LIFE & CULTURE
This is another in a series of weekly columns on “Simple Saturday.” The intent is to help aspiring players master basic technique and learn to think logically.
North’s bid of 2NT is an artificial forcing spade raise. Modern pairs use “limit” double raises and need a gadget to show a hand worth a game-force. South’s four spades denies slam interest.
West leads a heart: queen, king, ace. Declarer draws trumps and exits with a heart. East shifts to the king of clubs, and the defenders take two clubs and force South to ruff a club.
South needs to pick up the diamonds. A 3-2 break will make things easy, but if a defender has J-x-x-x, South must retain a finessing position after taking two high diamonds. Which defender might have started with four?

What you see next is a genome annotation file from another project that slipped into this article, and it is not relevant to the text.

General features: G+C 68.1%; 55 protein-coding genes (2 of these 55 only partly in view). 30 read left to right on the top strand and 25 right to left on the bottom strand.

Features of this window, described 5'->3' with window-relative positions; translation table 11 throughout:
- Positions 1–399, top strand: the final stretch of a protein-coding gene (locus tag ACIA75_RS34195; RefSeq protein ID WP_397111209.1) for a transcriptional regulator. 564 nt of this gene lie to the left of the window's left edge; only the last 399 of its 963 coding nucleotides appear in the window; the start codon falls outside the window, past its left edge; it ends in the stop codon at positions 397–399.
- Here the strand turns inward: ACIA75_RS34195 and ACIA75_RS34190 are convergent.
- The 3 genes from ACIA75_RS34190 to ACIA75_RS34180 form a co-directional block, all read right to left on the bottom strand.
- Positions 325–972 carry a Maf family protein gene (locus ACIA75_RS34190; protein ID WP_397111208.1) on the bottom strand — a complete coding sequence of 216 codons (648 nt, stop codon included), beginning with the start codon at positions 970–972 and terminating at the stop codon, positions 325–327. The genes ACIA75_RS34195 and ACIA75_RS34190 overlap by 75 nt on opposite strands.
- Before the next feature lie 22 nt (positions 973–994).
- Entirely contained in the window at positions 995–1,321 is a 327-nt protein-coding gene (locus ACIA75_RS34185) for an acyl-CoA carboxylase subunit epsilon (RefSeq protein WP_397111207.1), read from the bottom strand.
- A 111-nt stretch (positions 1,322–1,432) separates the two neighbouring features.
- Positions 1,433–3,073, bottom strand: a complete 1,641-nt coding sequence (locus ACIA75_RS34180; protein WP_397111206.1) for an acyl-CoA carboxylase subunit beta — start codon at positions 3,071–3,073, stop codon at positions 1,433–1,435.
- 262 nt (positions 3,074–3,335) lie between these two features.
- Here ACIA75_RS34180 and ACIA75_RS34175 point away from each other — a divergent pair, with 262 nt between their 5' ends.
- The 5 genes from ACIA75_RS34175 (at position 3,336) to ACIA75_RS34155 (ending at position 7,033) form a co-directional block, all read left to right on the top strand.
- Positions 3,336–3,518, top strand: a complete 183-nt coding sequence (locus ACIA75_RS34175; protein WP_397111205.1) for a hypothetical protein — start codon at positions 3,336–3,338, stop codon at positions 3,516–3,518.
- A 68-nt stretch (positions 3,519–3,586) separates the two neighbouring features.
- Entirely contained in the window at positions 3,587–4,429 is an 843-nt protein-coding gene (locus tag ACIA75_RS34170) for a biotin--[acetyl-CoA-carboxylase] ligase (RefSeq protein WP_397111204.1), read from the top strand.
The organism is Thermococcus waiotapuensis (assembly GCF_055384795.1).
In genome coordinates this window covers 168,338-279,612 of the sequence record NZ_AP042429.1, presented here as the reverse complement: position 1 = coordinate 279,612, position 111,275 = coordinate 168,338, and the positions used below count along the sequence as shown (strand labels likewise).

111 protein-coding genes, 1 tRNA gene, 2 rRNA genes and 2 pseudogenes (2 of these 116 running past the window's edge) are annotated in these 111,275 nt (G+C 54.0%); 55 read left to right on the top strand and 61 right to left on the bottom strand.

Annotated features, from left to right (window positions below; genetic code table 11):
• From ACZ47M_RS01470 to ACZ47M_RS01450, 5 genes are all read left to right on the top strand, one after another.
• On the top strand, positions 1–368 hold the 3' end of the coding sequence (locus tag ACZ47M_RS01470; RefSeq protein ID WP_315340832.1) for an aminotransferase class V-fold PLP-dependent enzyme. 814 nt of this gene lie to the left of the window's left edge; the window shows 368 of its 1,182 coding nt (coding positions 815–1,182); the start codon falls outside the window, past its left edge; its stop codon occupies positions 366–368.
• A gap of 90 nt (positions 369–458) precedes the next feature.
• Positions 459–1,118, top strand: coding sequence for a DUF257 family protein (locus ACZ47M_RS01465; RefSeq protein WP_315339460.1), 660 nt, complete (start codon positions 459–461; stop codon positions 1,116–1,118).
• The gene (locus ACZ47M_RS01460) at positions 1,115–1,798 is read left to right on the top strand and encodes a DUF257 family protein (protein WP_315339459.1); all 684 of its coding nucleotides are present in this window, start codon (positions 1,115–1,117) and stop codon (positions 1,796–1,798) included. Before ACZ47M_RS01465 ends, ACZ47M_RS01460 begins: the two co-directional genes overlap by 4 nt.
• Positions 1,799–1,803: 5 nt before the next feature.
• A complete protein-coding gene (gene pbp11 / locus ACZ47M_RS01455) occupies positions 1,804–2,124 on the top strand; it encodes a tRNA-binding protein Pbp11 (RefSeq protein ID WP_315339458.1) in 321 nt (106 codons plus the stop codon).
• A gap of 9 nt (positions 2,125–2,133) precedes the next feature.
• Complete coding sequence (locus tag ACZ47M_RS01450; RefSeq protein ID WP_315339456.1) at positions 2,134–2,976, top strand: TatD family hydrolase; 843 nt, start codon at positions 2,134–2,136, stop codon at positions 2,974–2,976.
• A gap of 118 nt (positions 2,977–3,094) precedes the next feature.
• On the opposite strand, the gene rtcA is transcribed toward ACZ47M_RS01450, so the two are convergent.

An inference is available: If West had a singleton, he might have led it. South should take the A-Q in case West had J-x-x-x.
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You hold: KJ87h Q5 ( AK94 $ 8 5 2. Your partner opens one heart, you bid one spade and he rebids two hearts. What do you say?
Answer: You have options. One is to probe with a bid of three diamonds. If partner bids 3NT next, you will pass, and 3NT will be a winning contract opposite 2,AKJ876,852,A43.Theotheroption, since partner’s rebid promises a six-card suit, is a raise to four hearts. That would be my choice, though not with conviction. by Dana Summers